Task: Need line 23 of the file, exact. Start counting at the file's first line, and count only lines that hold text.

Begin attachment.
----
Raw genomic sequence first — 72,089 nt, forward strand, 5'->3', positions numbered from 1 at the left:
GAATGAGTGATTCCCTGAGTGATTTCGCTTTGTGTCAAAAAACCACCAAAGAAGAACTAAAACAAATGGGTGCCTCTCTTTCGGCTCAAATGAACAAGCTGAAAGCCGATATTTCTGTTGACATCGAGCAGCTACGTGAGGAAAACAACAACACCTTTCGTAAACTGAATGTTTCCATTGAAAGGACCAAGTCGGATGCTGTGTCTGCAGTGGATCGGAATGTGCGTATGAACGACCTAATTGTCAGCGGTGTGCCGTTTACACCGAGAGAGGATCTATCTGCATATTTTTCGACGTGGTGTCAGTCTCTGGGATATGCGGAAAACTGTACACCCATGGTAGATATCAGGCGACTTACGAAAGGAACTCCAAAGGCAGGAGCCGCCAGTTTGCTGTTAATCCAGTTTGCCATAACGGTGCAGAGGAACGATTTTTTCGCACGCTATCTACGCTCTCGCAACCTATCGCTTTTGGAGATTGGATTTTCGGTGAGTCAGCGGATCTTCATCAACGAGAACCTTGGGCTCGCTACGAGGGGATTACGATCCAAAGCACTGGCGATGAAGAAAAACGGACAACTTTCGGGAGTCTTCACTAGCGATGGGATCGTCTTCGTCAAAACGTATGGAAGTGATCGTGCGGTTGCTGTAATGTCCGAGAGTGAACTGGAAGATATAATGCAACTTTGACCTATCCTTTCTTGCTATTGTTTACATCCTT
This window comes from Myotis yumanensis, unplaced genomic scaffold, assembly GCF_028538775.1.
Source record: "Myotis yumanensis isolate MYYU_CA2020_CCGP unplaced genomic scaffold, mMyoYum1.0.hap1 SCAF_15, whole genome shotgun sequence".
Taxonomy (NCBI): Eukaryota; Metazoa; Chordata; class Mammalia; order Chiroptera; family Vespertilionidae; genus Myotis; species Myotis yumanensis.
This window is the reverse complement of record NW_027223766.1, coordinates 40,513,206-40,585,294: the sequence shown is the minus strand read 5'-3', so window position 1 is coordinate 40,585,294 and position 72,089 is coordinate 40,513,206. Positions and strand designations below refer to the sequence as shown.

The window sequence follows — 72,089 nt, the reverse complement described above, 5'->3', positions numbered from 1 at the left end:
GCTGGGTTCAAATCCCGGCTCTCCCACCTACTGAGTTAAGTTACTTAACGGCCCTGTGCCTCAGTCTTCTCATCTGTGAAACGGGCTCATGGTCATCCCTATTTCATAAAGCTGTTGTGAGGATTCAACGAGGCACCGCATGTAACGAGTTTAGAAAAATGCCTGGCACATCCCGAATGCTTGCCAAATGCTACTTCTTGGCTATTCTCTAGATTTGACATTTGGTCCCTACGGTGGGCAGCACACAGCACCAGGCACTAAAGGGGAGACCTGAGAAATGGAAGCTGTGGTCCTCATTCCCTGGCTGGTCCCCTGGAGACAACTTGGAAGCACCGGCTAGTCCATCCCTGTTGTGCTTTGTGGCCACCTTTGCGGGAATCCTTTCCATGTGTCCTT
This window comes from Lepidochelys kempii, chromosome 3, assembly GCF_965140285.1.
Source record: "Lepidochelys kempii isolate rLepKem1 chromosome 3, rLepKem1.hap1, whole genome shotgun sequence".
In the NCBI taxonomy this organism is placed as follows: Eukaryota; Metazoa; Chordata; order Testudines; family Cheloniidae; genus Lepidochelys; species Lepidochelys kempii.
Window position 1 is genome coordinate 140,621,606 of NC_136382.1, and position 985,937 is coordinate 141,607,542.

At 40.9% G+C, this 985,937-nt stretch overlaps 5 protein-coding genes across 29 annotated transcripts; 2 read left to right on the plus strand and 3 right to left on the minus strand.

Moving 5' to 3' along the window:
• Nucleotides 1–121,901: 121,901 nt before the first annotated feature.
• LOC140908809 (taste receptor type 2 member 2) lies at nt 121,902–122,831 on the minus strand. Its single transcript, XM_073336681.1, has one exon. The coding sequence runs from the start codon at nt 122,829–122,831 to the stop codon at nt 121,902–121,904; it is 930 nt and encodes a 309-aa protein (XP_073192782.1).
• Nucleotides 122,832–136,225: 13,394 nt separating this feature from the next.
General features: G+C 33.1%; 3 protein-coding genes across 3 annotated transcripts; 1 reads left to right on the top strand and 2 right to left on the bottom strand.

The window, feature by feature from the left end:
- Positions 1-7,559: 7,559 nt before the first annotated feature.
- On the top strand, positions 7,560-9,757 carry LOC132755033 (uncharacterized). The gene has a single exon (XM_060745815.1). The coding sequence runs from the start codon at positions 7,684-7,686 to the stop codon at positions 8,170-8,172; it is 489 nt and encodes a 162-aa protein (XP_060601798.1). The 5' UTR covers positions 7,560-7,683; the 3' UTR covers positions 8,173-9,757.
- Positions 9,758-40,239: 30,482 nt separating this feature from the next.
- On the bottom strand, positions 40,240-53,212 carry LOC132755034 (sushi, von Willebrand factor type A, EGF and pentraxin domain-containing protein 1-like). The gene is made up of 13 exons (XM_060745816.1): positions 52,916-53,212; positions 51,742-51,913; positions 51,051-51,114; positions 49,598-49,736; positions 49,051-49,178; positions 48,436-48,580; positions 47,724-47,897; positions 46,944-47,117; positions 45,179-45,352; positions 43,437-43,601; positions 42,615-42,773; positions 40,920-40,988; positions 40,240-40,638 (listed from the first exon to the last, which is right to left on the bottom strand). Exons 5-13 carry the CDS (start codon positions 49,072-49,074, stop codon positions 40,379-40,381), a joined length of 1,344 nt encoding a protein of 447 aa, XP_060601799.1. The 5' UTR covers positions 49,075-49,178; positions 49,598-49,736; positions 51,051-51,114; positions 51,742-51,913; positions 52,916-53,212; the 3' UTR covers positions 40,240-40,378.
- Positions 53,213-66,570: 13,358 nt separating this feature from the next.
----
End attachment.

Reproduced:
- On the bottom strand, positions 40,240-53,212 carry LOC132755034 (sushi, von Willebrand factor type A, EGF and pentraxin domain-containing protein 1-like). The gene is made up of 13 exons (XM_060745816.1): positions 52,916-53,212; positions 51,742-51,913; positions 51,051-51,114; positions 49,598-49,736; positions 49,051-49,178; positions 48,436-48,580; positions 47,724-47,897; positions 46,944-47,117; positions 45,179-45,352; positions 43,437-43,601; positions 42,615-42,773; positions 40,920-40,988; positions 40,240-40,638 (listed from the first exon to the last, which is right to left on the bottom strand). Exons 5-13 carry the CDS (start codon positions 49,072-49,074, stop codon positions 40,379-40,381), a joined length of 1,344 nt encoding a protein of 447 aa, XP_060601799.1. The 5' UTR covers positions 49,075-49,178; positions 49,598-49,736; positions 51,051-51,114; positions 51,742-51,913; positions 52,916-53,212; the 3' UTR covers positions 40,240-40,378.